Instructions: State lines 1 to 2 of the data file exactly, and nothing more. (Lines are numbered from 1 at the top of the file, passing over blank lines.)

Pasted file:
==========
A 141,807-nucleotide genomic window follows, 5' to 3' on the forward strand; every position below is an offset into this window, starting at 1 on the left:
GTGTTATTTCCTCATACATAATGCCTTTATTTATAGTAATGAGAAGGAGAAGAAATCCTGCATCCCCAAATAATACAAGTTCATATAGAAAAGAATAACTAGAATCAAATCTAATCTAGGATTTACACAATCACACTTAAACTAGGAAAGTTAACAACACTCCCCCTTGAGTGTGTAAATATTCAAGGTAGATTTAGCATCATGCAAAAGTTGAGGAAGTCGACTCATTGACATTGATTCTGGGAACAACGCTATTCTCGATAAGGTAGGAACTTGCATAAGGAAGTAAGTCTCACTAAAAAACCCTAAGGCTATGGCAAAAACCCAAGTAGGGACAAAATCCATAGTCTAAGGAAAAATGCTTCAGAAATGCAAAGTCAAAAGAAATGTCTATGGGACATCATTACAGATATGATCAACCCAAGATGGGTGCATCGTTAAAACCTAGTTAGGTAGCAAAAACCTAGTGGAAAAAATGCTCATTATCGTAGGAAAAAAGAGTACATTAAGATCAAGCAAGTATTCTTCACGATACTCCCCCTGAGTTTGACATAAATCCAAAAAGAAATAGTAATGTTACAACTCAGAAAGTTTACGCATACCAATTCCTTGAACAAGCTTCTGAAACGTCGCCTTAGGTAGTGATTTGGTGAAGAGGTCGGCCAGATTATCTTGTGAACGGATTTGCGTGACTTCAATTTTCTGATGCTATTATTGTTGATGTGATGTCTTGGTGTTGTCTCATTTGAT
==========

A 141,807-nucleotide genomic window follows, 5' to 3' on the forward strand; every position below is an offset into this window, starting at 1 on the left:
GTGTTATTTCCTCATACATAATGCCTTTATTTATAGTAATGAGAAGGAGAAGAAATCCTGCATCCCCAAATAATACAAGTTCATATAGAAAAGAATAACTAGAATCAAATCTAATCTAGGATTTACACAATCACACTTAAACTAGGAAAGTTAACAACACTCCCCCTTGAGTGTGTAAATATTCAAGGTAGATTTAGCATCATGCAAAAGTTGAGGAAGTCGACTCATTGACATTGATTCTGGGAACAACGCTATTCTCGATAAGGTAGGAACTTGCATAAGGAAGTAAGTCTCACTAAAAAACCCTAAGGCTATGGCAAAAACCCAAGTAGGGACAAAATCCATAGTCTAAGGAAAAATGCTTCAGAAATGCAAAGTCAAAAGAAATGTCTATGGGACATCATTACAGATATGATCAACCCAAGATGGGTGCATCGTTAAAACCTAGTTAGGTAGCAAAAACCTAGTGGAAAAAATGCTCATTATCGTAGGAAAAAAGAGTACATTAAGATCAAGCAAGTATTCTTCACGATACTCCCCCTGAGTTTGACATAAATCCAAAAAGAAATAGTAATGTTACAACTCAGAAAGTTTACGCATACCAATTCCTTGAACAAGCTTCTGAAACGTCGCCTTAGGTAGTGATTTGGTGAAGAGGTCGGCCAGATTATCTTGTGAACGGATTTGCGTGACTTCAATTTTCTGATGCTATTATTGTTGATGTGATGTCTTGGTGTTGTCTCATTTGAT